By website editors, January 16, 2013
The three most important programs on CBC Radio--The Sunday Edition, As It Happens, and The Current--did not report on Haiti on the three year anniversary of the earthquake. Some local CBC radio did report briefly on the controversy surrounding Canada's off-the-cuff announcement on January 3 that it would freeze new aid (CIDA) programs in Haiti.
CBC News Network broadcast a ten-minute television report by veteran correspondent Paul Hunter. Hunter says little about the current situation. He hints at some major stories of Haiti since the earthquake--the cholera epidemic, and the "fraudulent" election of 2010/11–-but neglects to mention many other issues, notably the housing and shelter crisis.
A lengthy print report on the CBC News website is enclosed below. The report begins: "Three years after the worst natural disaster in the history of the Americas - the Jan. 12, 2010, earthquake in Haiti - reconstruction has barely begun. So far, the promise by aid groups to "Build Haiti back, better" remains just that, with hope fading."
The late-night television program on CBC 'George Strombopoulos Tonight' has a lengthy print report on its website, mixed with video clips. The story is titled, 'Three Years After The Massive Earthquake, People In Haiti Are Said To Be No Better Off.' The principal video clip is a three-minute interview with author Jonathan Katz. The story includes a link to the news article below that appears in the web version of the Vancouver print daily Georgia Straight on January 11.
Strombopoulos’ only Haiti-broadcast story is a brief interview on January 16, 2013 with discredited Haiti aid operator Wyclef Jean. The two discuss the "mistakes" that the musician made with his charity in Haiti.
Michaëlle Jean appears on television
Former Governor General Michaëlle Jean appeared on CBC television in an eight-minute interview in which she defended, and did not defend, the post-earthquake record.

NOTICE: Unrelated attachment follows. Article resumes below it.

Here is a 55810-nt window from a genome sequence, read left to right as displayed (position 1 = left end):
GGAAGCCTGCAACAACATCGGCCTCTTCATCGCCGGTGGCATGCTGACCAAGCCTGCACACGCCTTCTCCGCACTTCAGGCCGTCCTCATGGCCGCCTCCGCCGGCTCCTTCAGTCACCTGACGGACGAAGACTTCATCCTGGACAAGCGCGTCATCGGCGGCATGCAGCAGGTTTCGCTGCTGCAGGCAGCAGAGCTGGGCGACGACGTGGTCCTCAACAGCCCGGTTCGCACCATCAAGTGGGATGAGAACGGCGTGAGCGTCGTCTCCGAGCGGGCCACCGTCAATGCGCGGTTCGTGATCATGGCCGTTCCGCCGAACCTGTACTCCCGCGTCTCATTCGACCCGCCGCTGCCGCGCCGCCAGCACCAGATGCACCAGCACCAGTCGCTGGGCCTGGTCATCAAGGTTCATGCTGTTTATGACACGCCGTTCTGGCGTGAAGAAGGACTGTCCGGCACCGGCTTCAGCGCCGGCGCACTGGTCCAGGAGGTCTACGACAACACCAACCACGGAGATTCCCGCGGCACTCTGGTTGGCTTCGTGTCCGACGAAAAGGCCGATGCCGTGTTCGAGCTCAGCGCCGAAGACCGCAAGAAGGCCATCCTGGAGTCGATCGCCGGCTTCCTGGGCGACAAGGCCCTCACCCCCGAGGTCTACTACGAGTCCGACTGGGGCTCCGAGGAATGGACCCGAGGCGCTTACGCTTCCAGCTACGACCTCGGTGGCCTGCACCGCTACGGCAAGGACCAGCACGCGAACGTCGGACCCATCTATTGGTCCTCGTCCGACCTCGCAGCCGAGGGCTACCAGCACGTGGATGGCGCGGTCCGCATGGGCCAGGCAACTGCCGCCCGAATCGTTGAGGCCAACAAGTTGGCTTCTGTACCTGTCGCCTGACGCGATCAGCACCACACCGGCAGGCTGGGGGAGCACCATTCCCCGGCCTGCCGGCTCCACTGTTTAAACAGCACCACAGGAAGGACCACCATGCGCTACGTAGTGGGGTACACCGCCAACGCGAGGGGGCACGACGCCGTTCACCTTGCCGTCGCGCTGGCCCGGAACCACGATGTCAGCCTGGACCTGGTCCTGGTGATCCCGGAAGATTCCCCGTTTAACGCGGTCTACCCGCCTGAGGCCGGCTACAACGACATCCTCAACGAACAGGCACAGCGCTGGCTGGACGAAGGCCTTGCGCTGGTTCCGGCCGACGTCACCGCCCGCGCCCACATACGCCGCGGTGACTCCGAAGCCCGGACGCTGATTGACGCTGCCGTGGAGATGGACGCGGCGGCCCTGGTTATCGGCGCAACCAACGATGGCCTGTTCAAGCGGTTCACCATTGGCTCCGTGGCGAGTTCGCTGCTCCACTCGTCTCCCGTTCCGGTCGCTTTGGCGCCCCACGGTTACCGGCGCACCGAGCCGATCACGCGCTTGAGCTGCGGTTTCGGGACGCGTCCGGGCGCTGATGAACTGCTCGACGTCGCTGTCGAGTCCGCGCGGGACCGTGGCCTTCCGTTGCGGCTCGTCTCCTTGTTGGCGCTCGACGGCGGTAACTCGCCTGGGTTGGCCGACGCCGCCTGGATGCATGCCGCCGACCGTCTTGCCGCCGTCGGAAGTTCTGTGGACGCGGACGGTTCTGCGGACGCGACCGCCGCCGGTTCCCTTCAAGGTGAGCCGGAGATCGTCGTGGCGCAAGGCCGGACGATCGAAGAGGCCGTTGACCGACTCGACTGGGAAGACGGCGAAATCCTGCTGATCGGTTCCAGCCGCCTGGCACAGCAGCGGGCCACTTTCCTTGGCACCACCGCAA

"Haiti has a plan" for earthquake recovery, she told the interviewer. This claim would surprise the many Haitians waiting for the slightest sign of a government program to build housing or create a public education system. "There are some interesting results happening," she affirms. But in a nod to unstated difficulties, Mme. Jean also said that Canadians need to be "realistic" about what is possible.
Again intimating that there may, indeed, be problems with Haiti aid and reconstruction, Mme. Jean says "We need to change the (aid) paradigm (in Haiti)." She notes that "less than one percent" of aid to Haiti went to the government or other institutions of Haitian society. [Actually, that describes the several billions in emergency aid. The corresponding figure for reconstruction aid is close to ten percent.] She says, "It's not enough to build a school here, a clinic there."
“Let's work with the ministries of the government," she says, and help to strengthen them. Why has the aid effort failed to do so, she is asked? She replies that it's due to "past patterns" of aid that are still in place.
Like many Hollywood personalities in Haiti, such as Sean Penn, Ms. Jean is an ardent defender of the Martelly/Lamothe government, including its "open for business" private enterprise "plan" for rebuilding the country. She gave an interview to the Caribbean Journal on December 4, 2012 during a visit to Haiti in her capacity as Special Envoy to Haiti of UNESCO in which she stated, "Right now, Haiti has a government that is very eager to see results, and very patient, and very eager to come in with what some would say is an entrepreneurial approach, which is probably a good one for a country that needs to be rebuilt. And so we are holding our fingers crossed that stability remains, the political stability that Haiti needs to really take that important step in its history."
The Don Cherry farce
On January 3, Canada’s Minister of International Cooperation, Julian Fantino, announced a freeze on future aid projects to Haiti during an off-the-cuff interview with a Montreal journalist. He and his government did not even do the courtesy of informing the Government of Haiti. You can read that story here. The minister said Haitians are lazy and don't appreicate or merit the large volumes of aid that he says have been directed their way.